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NEWS: Kent approves privatized glacier ‘museum’ in national park

Postmedia News reports, “Environment Minister Peter Kent has given a green light to allow a commercial developer to create a ‘Glacier Discovery Walk’ project at Jasper National Park in Alberta. He recognized there was a great deal of debate over the project, but described it as an innovative initiative, similar to another walkway at the Grand Canyon.”

The Canadian Press adds, “The minister says the approval follows a robust environmental assessment and a review that included open houses and consultations with aboriginal groups. Brewster Travel Canada plans to build a multimillion-dollar interpretive boardwalk and a glass-bottomed observation point high over the Sunwapta Valley. The minister says the project will be built largely on an existing parking lot and won’t disrupt the local ecology. He says Parks Canada will monitor the project for any environmental problems.”

And a Globe and Mail report notes, “The proposed multimillion-dollar tourist attraction would be built off of Alberta’s Highway 93 – the Icefields Parkway – one of the most beautiful drives in the world. The facility would also be 6.5 kilometres up the road from the Athabasca Glacier, one of the globe’s most publicly visible victims of global warming.”

In 2007, reported, “The Athabasca glacier, where the (Athabasca) river originates, has shrunk significantly in the last 70 to 80 years. …Research shows that some tributaries to the Athabasca River could dry up if Alberta warms up six degrees (which is expected to occur over time). …(Water expert David) Schindler said the government hasn’t taken into account the full potential impact of climate change on the river before deciding how much water oilsands companies can take from the river at different times of the year.”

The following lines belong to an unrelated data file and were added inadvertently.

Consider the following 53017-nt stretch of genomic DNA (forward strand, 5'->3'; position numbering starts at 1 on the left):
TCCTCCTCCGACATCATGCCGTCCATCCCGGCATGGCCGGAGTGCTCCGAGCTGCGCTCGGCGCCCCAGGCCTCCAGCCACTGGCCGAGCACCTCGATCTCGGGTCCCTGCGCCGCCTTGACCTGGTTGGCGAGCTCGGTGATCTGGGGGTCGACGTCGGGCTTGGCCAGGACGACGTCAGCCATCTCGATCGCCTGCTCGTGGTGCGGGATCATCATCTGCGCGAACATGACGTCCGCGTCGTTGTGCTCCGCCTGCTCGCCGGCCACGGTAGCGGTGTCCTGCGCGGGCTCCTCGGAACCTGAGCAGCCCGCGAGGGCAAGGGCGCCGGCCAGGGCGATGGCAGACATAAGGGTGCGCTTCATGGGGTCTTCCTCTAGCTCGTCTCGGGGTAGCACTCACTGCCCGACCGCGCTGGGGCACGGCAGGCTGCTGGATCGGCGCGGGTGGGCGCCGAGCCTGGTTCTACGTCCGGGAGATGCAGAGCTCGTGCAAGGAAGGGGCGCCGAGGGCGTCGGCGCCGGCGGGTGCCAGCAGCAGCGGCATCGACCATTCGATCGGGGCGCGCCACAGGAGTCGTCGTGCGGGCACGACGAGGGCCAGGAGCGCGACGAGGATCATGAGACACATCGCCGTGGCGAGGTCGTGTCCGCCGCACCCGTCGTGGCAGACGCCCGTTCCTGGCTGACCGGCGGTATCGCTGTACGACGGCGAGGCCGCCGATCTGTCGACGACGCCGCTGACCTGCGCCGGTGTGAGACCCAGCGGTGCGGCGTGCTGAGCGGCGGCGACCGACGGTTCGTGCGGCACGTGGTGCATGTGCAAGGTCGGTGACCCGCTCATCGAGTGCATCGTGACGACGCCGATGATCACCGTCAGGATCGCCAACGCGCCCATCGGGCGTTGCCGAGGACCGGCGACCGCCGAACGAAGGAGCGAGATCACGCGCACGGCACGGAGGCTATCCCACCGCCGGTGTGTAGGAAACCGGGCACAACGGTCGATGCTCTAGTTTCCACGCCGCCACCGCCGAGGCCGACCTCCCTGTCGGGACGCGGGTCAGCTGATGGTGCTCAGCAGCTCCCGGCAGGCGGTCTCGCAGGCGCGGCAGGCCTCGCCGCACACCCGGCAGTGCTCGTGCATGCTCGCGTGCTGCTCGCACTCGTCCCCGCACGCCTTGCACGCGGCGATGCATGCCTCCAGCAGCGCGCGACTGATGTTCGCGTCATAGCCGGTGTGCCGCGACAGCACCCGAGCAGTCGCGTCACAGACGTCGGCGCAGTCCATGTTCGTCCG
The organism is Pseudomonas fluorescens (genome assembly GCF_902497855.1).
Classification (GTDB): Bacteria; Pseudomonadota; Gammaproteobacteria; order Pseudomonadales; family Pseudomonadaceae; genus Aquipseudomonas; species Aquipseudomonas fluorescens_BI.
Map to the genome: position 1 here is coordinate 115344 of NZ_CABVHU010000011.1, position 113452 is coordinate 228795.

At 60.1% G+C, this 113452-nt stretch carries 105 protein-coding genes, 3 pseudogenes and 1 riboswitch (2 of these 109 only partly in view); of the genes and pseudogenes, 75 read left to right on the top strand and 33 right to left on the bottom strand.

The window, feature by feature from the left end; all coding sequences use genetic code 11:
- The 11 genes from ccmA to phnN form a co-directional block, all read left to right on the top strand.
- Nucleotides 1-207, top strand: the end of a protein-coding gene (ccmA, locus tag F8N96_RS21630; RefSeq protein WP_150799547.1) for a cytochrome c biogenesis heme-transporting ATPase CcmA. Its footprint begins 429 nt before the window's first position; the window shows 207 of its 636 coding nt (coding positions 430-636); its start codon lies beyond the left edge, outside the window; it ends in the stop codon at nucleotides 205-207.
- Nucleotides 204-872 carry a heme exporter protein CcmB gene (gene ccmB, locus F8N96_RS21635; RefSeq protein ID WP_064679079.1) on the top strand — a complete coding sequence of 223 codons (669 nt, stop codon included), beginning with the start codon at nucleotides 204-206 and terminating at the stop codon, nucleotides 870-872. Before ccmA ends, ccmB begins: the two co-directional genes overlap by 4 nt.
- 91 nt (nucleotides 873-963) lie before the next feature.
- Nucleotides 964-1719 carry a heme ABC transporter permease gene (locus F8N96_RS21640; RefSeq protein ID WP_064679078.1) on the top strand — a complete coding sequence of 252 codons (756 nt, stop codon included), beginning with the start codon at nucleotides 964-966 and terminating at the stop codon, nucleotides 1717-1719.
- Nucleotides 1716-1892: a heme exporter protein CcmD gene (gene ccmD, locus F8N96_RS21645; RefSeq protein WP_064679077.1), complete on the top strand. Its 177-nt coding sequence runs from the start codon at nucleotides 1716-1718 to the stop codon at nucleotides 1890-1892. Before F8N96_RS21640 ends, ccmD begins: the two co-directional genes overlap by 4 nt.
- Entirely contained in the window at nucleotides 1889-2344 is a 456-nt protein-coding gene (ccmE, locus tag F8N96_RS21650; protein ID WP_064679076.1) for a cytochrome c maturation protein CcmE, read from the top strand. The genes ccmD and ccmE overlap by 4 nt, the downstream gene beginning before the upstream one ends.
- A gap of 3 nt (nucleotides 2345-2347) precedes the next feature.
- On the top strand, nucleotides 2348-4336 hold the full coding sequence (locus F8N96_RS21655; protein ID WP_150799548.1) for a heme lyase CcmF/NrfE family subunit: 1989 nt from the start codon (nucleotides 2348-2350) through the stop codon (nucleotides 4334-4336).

Natural Resources Canada has stated that in Canada there will be “decreases in water availability resulting from increased intensity and frequency of drought, declining snowpack and glacier dimunition. …Canada’s glaciers hold water resources equivalent to all of the water contained by our lakes and rivers. As a Nordic country, much of Canada’s freshwater is derived from seasonal and perennial snow and ice, which exerts important controls on the timing and magnitude of water fluxes. …Glaciers play a role in recharging groundwater aquifers.”

In April 2010, Council of Canadians chairperson Maude Barlow spoke on ‘climate change, glaciers and human rights’ at a forum organized by Agua Sustenable, Fundacion Solon, IHH-UMSA, and AMPM in Cochabamba, Boliva. She said, “The issue of glacier melt is where climate justice and water justice come together. Water abuse is hurting the climate, and climate injustice is hurting water. …What Canadian mining companies do here and our refusal to lower our climate impact are a crime against humanity. …Water is a human right, but we have to look at the rights of Mother Earth. We cannot separate the two. If we had protected Mother Earth, we would not see the human rights abuses we are seeing now. …Our governments put profits before life and we need to build the most powerful movement the planet has ever known!”

More on Maude’s speech on glaciers can be read at http://canadians.org/blog/?p=2948.